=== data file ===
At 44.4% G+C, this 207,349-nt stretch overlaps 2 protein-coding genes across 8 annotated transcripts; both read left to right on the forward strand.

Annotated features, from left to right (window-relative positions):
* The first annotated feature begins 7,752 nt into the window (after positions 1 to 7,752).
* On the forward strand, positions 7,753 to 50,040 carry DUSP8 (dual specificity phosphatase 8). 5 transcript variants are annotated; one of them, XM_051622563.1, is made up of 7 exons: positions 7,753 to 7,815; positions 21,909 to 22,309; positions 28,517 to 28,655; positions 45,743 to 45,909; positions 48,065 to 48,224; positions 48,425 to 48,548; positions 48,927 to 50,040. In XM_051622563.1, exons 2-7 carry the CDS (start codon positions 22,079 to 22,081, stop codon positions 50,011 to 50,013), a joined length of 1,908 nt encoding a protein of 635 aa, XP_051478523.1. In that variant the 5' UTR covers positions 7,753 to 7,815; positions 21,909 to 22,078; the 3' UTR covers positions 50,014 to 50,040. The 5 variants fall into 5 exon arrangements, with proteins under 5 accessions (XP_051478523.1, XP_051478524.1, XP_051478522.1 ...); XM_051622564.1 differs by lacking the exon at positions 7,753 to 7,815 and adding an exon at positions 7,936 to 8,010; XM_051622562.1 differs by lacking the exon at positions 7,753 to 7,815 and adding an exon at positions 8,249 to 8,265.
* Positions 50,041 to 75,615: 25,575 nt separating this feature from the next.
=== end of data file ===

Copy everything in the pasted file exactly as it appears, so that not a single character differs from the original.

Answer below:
At 44.4% G+C, this 207,349-nt stretch overlaps 2 protein-coding genes across 8 annotated transcripts; both read left to right on the forward strand.

Annotated features, from left to right (window-relative positions):
* The first annotated feature begins 7,752 nt into the window (after positions 1 to 7,752).
* On the forward strand, positions 7,753 to 50,040 carry DUSP8 (dual specificity phosphatase 8). 5 transcript variants are annotated; one of them, XM_051622563.1, is made up of 7 exons: positions 7,753 to 7,815; positions 21,909 to 22,309; positions 28,517 to 28,655; positions 45,743 to 45,909; positions 48,065 to 48,224; positions 48,425 to 48,548; positions 48,927 to 50,040. In XM_051622563.1, exons 2-7 carry the CDS (start codon positions 22,079 to 22,081, stop codon positions 50,011 to 50,013), a joined length of 1,908 nt encoding a protein of 635 aa, XP_051478523.1. In that variant the 5' UTR covers positions 7,753 to 7,815; positions 21,909 to 22,078; the 3' UTR covers positions 50,014 to 50,040. The 5 variants fall into 5 exon arrangements, with proteins under 5 accessions (XP_051478523.1, XP_051478524.1, XP_051478522.1 ...); XM_051622564.1 differs by lacking the exon at positions 7,753 to 7,815 and adding an exon at positions 7,936 to 8,010; XM_051622562.1 differs by lacking the exon at positions 7,753 to 7,815 and adding an exon at positions 8,249 to 8,265.
* Positions 50,041 to 75,615: 25,575 nt separating this feature from the next.